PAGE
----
Motherhood in Illness & Recovery


Researchers in Norway, publishing in the International Journal of Mental Health Nursing,  explore the experiences of being a mother with mental illness; “their way of struggling to become good enough mothers, managing to become the mother they longed to be, being present in the caring relationship with their child, as well as being recognized as a mother and living openly and honestly in relationships with others.” They conclude that “Addressing the existential needs of motherhood is important for their improvement and recovery, as well as for promoting their children’s mental health and well-being.

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Kermit Cole
Kermit Cole, MFT, founding editor of Mad in America, works in Santa Fe, New Mexico as a couples and family therapist. Inspired by Open Dialogue, he works as part of a team and consults with couples and families that have members identified as patients. His work in residential treatment — largely with severely traumatized and/or "psychotic" clients — led to an appreciation of the power and beauty of systemic philosophy and practice, as the alternative to the prevailing focus on individual pathology. A former film-maker, he has undergraduate and master's degrees in psychology from Harvard University, as well as an MFT degree from the Council for Relationships in Philadelphia. He is a doctoral candidate with the Taos Institute and the Free University of Brussels. You can reach him at [email protected].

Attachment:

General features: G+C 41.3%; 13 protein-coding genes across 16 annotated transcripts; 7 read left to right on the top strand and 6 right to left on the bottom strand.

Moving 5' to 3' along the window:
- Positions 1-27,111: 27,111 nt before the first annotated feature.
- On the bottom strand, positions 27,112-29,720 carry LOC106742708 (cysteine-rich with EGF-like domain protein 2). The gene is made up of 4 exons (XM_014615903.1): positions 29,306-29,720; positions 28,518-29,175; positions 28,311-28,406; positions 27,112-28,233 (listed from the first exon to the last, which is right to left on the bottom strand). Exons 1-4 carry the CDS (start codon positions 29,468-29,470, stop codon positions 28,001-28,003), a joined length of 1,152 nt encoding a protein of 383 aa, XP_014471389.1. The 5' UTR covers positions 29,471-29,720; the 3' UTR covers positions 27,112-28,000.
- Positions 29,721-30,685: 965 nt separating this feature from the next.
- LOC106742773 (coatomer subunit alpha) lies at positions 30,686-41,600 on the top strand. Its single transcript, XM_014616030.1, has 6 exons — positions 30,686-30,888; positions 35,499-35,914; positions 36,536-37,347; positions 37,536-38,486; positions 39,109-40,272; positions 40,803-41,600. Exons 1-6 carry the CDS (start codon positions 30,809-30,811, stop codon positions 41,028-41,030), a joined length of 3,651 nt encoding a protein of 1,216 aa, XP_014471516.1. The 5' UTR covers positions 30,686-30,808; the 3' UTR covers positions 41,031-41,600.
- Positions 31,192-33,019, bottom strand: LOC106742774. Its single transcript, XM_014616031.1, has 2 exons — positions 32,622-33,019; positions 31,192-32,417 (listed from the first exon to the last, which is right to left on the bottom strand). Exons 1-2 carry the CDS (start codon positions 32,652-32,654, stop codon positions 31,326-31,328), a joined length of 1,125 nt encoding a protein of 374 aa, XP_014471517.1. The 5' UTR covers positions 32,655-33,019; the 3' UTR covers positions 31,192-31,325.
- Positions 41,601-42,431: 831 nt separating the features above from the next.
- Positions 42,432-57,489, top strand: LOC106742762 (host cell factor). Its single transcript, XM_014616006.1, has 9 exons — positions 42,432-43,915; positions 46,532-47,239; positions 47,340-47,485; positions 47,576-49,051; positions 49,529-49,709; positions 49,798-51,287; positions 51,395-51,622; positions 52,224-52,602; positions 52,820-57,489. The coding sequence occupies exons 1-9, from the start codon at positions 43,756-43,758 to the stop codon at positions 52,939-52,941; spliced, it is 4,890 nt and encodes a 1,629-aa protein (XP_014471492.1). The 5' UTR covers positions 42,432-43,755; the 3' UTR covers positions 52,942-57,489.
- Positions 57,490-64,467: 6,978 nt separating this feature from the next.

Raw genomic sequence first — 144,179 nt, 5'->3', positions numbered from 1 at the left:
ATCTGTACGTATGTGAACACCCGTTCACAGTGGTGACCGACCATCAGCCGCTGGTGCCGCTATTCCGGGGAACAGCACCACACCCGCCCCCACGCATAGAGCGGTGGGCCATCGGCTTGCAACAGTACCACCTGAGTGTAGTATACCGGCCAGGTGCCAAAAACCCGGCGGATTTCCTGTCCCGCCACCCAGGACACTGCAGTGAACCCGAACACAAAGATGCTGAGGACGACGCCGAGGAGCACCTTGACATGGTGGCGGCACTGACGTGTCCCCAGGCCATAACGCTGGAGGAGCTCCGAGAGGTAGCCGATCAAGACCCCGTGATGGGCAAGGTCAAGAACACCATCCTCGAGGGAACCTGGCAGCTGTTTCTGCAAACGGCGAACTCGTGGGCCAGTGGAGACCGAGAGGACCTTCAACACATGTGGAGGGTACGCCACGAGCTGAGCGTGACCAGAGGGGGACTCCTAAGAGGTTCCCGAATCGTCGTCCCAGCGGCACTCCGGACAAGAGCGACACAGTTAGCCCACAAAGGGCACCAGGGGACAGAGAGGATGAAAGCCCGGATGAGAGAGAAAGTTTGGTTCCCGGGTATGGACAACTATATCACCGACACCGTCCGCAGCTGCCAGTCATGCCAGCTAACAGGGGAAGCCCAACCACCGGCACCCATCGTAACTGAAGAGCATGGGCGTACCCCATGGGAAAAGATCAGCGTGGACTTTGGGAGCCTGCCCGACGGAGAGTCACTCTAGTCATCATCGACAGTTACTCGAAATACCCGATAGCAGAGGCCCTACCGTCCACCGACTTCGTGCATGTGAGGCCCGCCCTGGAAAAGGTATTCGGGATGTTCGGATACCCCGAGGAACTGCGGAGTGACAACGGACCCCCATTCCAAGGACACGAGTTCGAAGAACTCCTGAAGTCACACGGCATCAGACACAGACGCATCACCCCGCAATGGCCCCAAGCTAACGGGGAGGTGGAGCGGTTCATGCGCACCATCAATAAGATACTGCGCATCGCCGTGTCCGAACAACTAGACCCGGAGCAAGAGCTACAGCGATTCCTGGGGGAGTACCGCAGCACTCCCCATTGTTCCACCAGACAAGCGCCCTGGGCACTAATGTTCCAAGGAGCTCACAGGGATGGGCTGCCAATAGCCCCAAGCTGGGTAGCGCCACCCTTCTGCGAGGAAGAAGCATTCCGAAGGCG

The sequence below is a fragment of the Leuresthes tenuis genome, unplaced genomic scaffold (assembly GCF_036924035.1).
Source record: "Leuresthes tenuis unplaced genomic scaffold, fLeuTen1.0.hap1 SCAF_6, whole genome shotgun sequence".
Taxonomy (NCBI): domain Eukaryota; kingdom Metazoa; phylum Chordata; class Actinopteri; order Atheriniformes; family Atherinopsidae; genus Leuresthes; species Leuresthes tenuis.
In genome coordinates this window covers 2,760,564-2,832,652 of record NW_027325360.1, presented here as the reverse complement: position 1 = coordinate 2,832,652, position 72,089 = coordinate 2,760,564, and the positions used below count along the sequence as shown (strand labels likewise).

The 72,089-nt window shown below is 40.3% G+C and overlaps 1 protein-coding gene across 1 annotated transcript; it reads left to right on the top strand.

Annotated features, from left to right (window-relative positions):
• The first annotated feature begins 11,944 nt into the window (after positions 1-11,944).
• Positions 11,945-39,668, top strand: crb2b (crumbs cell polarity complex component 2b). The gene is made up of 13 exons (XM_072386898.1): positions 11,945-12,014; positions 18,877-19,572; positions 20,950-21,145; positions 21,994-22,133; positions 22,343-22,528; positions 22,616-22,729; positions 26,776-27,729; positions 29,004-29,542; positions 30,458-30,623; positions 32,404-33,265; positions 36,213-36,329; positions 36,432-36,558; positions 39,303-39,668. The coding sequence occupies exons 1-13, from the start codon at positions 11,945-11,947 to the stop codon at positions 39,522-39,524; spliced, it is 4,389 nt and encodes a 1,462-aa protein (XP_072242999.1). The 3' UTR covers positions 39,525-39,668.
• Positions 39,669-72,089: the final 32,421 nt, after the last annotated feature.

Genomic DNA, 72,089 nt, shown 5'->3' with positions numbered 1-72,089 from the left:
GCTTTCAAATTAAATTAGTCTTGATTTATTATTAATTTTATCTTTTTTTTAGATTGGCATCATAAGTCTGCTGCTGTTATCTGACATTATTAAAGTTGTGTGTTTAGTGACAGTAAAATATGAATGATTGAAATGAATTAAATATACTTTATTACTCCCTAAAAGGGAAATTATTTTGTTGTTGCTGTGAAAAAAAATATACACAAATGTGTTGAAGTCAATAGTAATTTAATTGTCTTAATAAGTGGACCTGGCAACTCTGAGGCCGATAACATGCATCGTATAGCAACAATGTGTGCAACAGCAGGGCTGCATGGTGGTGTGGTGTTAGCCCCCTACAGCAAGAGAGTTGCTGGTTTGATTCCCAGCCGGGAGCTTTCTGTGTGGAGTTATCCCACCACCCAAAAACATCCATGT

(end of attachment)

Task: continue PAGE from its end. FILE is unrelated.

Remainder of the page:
1. This is so validating. I know that this issue of madness and motherhood is integral for many women. Having the validity of my maternal capability and devotion called into question as a result of my mental health history and a period of disorder spurned by mismedication and psychosocial stressors created an enormous amount of emotional trauma, for both me and my children. I have, for the past year or so, been working here-and-there on a collection of reflective narrative accounts that examine what happens at the intersection of madness and motherhood. I know there are some other folks who are working on similar projects and I am glad that people are beginning to recognize that denying a mother her motherness, just as denying a child their mother, actually creates dysfunction and a deep, lasting distress. Here is a link to the initial framework for my narrative-heavy version of a madness and motherhood project. If you know anyone who needs to share her story, please let them know. Thanks again for giving this research some attention.

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